Misawa Air Base Airmen with the 13th Fighter Squadron pose for a photo at joint Base Pearl Harbor-Hickam, Hawaii, June 18, 2018. The 13th Fighter Squadron and AMXS participated in Combat Hammer, which is a part of the Air Force's weapons system evaluation program. Combat Hammer gave pilots and maintainers an oppertunity to train with live munitions, they don't usually get to handle. (Photo by Senior Airman Brittany A. Chase)
A 13th Aircraft Maintenance Squadron crew chief, taxis in a F-16 Fighting Falcon at joint Base Pearl Harbor-Hickam, Hawaii, June 18, 2018. The 13th Fighter Squadron and AMXS participated in Combat Hammer, which is a part of the Air Force's weapons system evaluation program. Combat Hammer gave pilots and maintainers an oppertunity to train with live munitions, they don't usually get to handle (Photo by Senior Airman Brittany A. Chase)
JOINT BASE PEARL HARBOR-HICKAM, Hawaii -- The 13th Fighter Squadron participated in Combat Hammer at JBPH-H, an evaluation exercise, which is part of the Air Force’s weapons system evaluation program from June 11-15.
“Combat Hammer is where we evaluate cradle-to-grave precision guided munitions,” said U.S. Air Force Maj. Shannon Beers, 86th Fighter Squadron Exercise Combat Hammer F-16 lead evaluator. “By this, we mean from storage, to maintenance putting them on aircraft, to how the aircrew employs them.”
Combat Hammer is one phase of WSEP, which encompasses a week-long evaluation of munition crews, maintenance, pilots and aircraft.
“This evaluation gives us the number of probabilities of target hits with these munitions,” continued Beers. “If something doesn’t work, we then evaluate the cause, and it will be determined whether it was the aircrew, munition or aircraft.”
The information gathered during WSEP gives the Commander of Air Combat Command an idea of how the units are doing. He will also see how the PGMs are doing and whether they are performing as advertised. If they’re not working, the Combat Hammer team can further investigate to understand why it isn’t working the way it should.
Misawa Air Base’s F-16 Fighting Falcons deployed GBU-12s and GBU-39s during the exercise. This is a valuable opportunity since this doesn’t occur in most pilots’ careers due to the limited ranges that can support the employment of the precision guided munitions.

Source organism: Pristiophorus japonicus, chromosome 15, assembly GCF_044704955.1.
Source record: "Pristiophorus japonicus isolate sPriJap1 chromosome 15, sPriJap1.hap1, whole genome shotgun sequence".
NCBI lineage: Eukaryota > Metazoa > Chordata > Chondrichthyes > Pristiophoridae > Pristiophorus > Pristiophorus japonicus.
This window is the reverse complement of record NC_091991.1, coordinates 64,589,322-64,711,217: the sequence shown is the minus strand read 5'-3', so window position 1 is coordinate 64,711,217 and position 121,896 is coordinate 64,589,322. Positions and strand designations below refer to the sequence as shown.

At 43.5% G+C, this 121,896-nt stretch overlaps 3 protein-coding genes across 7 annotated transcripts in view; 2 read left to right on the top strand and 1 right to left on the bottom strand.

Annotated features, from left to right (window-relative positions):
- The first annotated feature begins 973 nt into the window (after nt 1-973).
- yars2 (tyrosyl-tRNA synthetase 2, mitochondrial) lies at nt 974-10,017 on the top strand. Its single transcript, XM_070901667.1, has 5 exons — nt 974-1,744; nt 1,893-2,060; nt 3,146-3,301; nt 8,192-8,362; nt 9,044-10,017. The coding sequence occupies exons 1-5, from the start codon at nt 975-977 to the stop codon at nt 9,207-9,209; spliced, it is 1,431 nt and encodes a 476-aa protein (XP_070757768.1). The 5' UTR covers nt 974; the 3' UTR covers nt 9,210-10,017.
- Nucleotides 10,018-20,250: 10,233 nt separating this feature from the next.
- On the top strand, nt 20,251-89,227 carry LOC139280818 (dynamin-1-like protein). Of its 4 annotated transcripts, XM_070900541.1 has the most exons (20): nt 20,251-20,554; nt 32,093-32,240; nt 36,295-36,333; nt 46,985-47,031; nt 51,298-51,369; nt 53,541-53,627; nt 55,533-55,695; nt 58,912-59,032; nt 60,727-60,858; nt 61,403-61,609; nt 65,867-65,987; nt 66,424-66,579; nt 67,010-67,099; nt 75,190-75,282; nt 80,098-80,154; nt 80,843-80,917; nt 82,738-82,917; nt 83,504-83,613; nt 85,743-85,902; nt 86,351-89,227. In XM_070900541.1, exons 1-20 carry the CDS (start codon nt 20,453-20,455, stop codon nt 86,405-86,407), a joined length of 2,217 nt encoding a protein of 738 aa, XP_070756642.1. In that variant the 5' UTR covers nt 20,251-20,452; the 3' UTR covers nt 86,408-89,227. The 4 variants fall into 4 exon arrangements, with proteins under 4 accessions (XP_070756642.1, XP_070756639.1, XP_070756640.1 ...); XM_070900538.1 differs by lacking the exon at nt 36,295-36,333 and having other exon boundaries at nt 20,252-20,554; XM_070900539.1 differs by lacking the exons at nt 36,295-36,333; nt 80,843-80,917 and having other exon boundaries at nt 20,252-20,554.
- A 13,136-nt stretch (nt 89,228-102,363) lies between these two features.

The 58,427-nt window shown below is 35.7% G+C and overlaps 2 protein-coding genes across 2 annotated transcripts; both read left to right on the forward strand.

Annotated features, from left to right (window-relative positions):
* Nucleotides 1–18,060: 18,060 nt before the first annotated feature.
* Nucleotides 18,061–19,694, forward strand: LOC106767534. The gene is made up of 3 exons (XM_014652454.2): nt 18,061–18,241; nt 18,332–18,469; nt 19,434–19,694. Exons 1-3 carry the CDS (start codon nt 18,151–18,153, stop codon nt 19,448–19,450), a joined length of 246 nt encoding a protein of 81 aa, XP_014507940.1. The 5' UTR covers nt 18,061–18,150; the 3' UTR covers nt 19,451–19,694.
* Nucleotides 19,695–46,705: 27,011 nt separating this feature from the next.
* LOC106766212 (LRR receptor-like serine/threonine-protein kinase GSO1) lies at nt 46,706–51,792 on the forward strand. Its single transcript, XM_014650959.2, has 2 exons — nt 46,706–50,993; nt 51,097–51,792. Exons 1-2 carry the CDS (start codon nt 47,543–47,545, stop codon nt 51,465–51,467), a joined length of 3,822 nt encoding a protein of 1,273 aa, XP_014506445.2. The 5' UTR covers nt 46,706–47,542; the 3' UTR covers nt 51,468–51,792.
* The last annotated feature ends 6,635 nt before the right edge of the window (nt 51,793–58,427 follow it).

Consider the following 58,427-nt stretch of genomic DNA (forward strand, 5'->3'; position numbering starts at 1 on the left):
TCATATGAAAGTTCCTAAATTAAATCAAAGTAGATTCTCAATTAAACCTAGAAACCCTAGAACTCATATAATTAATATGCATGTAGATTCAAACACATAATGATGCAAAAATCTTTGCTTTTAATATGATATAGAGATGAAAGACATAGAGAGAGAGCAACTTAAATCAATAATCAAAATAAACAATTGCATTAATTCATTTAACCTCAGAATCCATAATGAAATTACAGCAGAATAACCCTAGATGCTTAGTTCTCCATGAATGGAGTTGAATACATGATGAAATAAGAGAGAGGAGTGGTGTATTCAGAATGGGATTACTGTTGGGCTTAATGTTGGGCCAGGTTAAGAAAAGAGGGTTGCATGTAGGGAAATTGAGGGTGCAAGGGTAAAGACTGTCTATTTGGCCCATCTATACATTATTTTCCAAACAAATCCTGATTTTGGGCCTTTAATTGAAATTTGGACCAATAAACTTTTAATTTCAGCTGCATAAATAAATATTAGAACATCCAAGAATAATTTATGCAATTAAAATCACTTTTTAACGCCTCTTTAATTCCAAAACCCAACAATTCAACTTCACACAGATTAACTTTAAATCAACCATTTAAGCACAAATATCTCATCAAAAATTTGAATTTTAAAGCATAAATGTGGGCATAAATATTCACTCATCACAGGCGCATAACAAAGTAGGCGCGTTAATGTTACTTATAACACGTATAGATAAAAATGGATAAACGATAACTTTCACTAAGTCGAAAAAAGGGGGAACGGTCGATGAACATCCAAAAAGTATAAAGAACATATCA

“This exercise is significant because you can go a whole career without dropping these specific weapons,” said Maj. Jason Markzon, 13th FS assistant director of operations and WSEP detachment commander. “I have been in the Air Force for 10 years and have never dropped the GBU-39, so getting the newer pilots the opportunity to employ it early on in their career is essential.”
During WSEP, pilots get a better understanding of how to best employ their weapons systems and properly train with them in case of a real-world contingency.
The Combat Hammer team evaluates mission-ready or mission-capable pilots. Although the precision guided munitions are an essential part of the exercise, it’s also important to review how the aircrew employs the PGMs.
“Aircrew training is a definite part of what Combat Hammer is,” Beers said. “When you are in day-to-day training, all you do is simulate weapons. When you simulate weapons, there is no feedback; there’s no weapons dropping from the aircraft. Simulated weapons don’t have malfunctions like their real-world counterparts. This exercise allowed them to get weapons on targets and they did great. That was a win for the 13th.”
Soju visited here to observe Combat Hammer and meet with the 13th FS Airmen. He was impressed by the effort Airmen put forth to ensure all aircraft were mission-ready, despite obstacles.
“Misawa has done a lot of the leg work to get here to participate and execute Combat Hammer, but you also have the Combat Hammer folks who are providing a lot of support, different logistics and equipment,” said Markzon. “This has really been about give and take and working together to get the opportunity to execute this evaluation.”
During their tenure at JBPH-H, the 13th FS flew a total of 48 sorties, totaling 116 hours. Throughout the week-long Combat Hammer phase of the exercise, they flew 11 sorties totaling 34.9 hours and employed 10 GBU-12s and nine GBU-39s.
“Combat Hammer is an awesome opportunity we don’t get but every three to four years, if we are lucky,” Markzon said. “Coming out here really gave us the opportunity to do something new and beneficial that we wouldn't get to do otherwise at home. We can bring back what we learned and use these tools for future engagements.”